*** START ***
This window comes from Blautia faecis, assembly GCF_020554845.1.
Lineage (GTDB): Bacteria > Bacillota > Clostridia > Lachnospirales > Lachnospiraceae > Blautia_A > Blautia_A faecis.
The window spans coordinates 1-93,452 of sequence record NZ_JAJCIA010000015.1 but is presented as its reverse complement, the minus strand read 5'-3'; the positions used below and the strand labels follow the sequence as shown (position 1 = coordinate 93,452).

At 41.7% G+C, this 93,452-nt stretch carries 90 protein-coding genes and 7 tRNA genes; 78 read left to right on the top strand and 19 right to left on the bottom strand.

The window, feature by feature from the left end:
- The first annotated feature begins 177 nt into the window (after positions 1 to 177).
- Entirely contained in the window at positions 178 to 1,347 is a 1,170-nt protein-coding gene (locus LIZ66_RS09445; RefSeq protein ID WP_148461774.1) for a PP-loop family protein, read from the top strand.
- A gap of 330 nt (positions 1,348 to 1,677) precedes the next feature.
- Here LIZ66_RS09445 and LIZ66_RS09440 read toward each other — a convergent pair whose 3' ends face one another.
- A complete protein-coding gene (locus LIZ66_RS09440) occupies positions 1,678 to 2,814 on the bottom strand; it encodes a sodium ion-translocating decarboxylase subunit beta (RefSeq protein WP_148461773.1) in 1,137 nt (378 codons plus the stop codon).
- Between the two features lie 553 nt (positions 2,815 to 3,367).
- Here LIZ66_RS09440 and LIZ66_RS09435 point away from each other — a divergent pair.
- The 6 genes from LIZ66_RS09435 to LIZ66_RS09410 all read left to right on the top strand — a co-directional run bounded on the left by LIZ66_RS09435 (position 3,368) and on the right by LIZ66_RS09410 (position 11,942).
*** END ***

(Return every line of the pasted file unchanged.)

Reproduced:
This window comes from Blautia faecis, assembly GCF_020554845.1.
Lineage (GTDB): Bacteria > Bacillota > Clostridia > Lachnospirales > Lachnospiraceae > Blautia_A > Blautia_A faecis.
The window spans coordinates 1-93,452 of sequence record NZ_JAJCIA010000015.1 but is presented as its reverse complement, the minus strand read 5'-3'; the positions used below and the strand labels follow the sequence as shown (position 1 = coordinate 93,452).

At 41.7% G+C, this 93,452-nt stretch carries 90 protein-coding genes and 7 tRNA genes; 78 read left to right on the top strand and 19 right to left on the bottom strand.

The window, feature by feature from the left end:
- The first annotated feature begins 177 nt into the window (after positions 1 to 177).
- Entirely contained in the window at positions 178 to 1,347 is a 1,170-nt protein-coding gene (locus LIZ66_RS09445; RefSeq protein ID WP_148461774.1) for a PP-loop family protein, read from the top strand.
- A gap of 330 nt (positions 1,348 to 1,677) precedes the next feature.
- Here LIZ66_RS09445 and LIZ66_RS09440 read toward each other — a convergent pair whose 3' ends face one another.
- A complete protein-coding gene (locus LIZ66_RS09440) occupies positions 1,678 to 2,814 on the bottom strand; it encodes a sodium ion-translocating decarboxylase subunit beta (RefSeq protein WP_148461773.1) in 1,137 nt (378 codons plus the stop codon).
- Between the two features lie 553 nt (positions 2,815 to 3,367).
- Here LIZ66_RS09440 and LIZ66_RS09435 point away from each other — a divergent pair.
- The 6 genes from LIZ66_RS09435 to LIZ66_RS09410 all read left to right on the top strand — a co-directional run bounded on the left by LIZ66_RS09435 (position 3,368) and on the right by LIZ66_RS09410 (position 11,942).